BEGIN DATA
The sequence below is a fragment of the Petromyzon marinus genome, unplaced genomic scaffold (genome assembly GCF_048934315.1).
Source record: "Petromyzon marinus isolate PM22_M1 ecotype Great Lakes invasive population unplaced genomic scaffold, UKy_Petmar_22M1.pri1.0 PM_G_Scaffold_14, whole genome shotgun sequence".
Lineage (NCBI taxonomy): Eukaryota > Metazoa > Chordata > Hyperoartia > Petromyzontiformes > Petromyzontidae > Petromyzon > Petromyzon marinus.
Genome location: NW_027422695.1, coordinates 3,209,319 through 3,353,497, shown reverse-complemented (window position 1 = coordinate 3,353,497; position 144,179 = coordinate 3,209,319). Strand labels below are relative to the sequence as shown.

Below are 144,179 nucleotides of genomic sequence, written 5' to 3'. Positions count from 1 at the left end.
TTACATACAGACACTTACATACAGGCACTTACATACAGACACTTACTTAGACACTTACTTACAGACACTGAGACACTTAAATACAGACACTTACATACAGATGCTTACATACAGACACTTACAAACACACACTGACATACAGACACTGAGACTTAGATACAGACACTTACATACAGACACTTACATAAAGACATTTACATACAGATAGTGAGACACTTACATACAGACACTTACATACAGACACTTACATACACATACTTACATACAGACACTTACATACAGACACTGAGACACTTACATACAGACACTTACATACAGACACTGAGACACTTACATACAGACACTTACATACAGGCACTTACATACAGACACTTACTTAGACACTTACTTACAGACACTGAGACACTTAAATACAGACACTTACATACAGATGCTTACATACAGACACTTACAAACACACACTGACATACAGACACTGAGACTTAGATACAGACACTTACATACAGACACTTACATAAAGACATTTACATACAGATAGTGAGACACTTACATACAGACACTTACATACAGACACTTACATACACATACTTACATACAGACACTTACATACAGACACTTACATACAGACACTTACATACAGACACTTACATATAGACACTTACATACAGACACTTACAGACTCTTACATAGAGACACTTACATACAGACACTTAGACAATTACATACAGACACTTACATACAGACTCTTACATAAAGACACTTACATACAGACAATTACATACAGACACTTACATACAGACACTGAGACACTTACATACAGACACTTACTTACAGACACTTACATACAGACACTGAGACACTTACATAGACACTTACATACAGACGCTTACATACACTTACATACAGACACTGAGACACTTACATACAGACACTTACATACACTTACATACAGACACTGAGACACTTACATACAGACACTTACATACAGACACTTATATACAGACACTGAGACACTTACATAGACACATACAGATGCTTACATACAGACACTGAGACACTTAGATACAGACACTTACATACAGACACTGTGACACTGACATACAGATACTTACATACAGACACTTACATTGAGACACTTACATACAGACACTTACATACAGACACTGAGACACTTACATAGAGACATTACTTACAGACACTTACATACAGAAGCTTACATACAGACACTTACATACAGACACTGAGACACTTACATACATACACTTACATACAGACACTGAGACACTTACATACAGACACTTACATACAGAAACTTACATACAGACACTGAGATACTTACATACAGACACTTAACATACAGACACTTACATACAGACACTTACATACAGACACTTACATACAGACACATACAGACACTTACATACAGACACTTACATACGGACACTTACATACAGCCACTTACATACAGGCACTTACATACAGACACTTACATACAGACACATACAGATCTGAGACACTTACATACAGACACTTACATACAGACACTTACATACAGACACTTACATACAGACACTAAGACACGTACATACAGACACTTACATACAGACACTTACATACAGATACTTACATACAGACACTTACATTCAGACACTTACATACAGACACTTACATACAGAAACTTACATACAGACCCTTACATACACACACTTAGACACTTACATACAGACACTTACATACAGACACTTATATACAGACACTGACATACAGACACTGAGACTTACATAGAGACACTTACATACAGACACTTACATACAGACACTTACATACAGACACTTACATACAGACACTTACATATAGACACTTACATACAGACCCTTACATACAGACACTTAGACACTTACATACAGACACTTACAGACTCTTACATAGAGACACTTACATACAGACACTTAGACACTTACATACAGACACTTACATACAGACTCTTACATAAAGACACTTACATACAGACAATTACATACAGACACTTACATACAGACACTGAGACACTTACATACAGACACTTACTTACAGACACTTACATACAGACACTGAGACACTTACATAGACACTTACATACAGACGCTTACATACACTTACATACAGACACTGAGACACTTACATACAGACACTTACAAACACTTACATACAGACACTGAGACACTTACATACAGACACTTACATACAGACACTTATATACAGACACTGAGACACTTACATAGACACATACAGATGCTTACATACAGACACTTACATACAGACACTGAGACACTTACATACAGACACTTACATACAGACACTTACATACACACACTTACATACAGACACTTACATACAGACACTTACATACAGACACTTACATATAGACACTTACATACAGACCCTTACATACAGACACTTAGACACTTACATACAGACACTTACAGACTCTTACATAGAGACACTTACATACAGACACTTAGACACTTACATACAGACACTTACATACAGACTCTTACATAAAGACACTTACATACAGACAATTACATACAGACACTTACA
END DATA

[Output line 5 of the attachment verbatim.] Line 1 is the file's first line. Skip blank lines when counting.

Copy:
Below are 144,179 nucleotides of genomic sequence, written 5' to 3'. Positions count from 1 at the left end.